The first choice to design the movie was Nicoletta Ceccoli, who drew the illustrations in Malzieu’s novel but never had designed for animation. Her drawings of the characters with expressive eyes was definitive for Malzieu and Silla-Besson, who both insisted on making her designs work despite objections that they were unsuited to animation.
tion but it wouldn’t have given that real sense of reality of the characters (that CG offers).”
While several techniques were explored, including stop-motion and a process that would track in live-action actors’ eyes, the final decision was to emulate a stop-motion look with CG to “give it that look of old animation but using the new techniques,” Malzieu says.
With Malzieu having such a clear and well-defined vision of the story, it was hard to see anyone else directing the feature, says Silla-Besson. But with Malzieu being a newcomer to directing an animated feature, it was decided to bring on Stéphane Berla as co-director.
There were some hiccups along the way, as you might expect from a movie that took six years to make. Among them was hiring an animation company called Duran Duboi that went bankrupt during production. The work was switched to Belgium-based Walking the Dog, which previously animated the feature A Monster in Paris.
A Satisfying Adaptation
Co-directing the movie was a real learning experience, Malzieu says, but the final result is more satisfying than the book or album.
“It’s the same family, like a brother of the book or a brother of the record, but it’s maybe the most large one because it takes all the elements of the mixture and it’s, for me, the more complete way of making art,” he says. “In animation, you’re like a strange god — not in a pretentious way — in the way you have to control everything: every little chair or every little smile or every little bird in the sky of the frame,” Malzieu says.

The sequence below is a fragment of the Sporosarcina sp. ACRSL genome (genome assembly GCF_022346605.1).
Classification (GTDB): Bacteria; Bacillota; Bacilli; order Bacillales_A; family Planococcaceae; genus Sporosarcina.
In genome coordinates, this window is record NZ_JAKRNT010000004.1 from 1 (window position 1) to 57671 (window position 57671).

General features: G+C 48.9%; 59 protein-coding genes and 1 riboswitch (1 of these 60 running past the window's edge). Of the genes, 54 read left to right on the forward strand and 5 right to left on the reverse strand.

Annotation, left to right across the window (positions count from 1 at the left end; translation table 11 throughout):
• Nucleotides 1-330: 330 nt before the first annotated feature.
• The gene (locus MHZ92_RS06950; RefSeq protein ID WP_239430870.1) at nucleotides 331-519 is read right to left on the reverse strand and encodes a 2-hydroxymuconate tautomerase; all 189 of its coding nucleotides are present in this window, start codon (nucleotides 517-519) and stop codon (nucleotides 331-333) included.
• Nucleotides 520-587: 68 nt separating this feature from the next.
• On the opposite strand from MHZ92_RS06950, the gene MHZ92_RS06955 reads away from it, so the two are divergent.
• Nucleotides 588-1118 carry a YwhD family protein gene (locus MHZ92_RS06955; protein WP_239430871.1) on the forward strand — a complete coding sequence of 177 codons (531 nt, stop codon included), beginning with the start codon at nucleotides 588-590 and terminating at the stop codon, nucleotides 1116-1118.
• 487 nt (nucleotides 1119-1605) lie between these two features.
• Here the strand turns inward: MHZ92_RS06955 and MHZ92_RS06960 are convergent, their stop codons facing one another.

There’s a lot of challenge in that mix, he says. “When you start moving a character, to put the texture on it, people can imagine that it’s a real human — but you still can stylize it like it’s a puppet,” he says. “There’s a strange gap between the strangeness of the image and the human emotion in it, and the challenge was to find the right balance between the two.”
“I think people were really surprised,” says Silla-Besson of the finished movie. “Animation is supposed to be only for children, but it’s so poetic that it’s appealing to adults.”
Helping the movie in much of the world is Malzieu’s name recognition and the established popularity of the project through the book and music. But the real attraction for Malzieu — who has already talked to Berla about collaborating on another movie — was the process.
“I am still like a pupil, a learner, and it’s wonderful,” says Malzieu. “The experience of making a whole long-playing movie is fantastic in a way that taught me a lot in the way of telling stories.”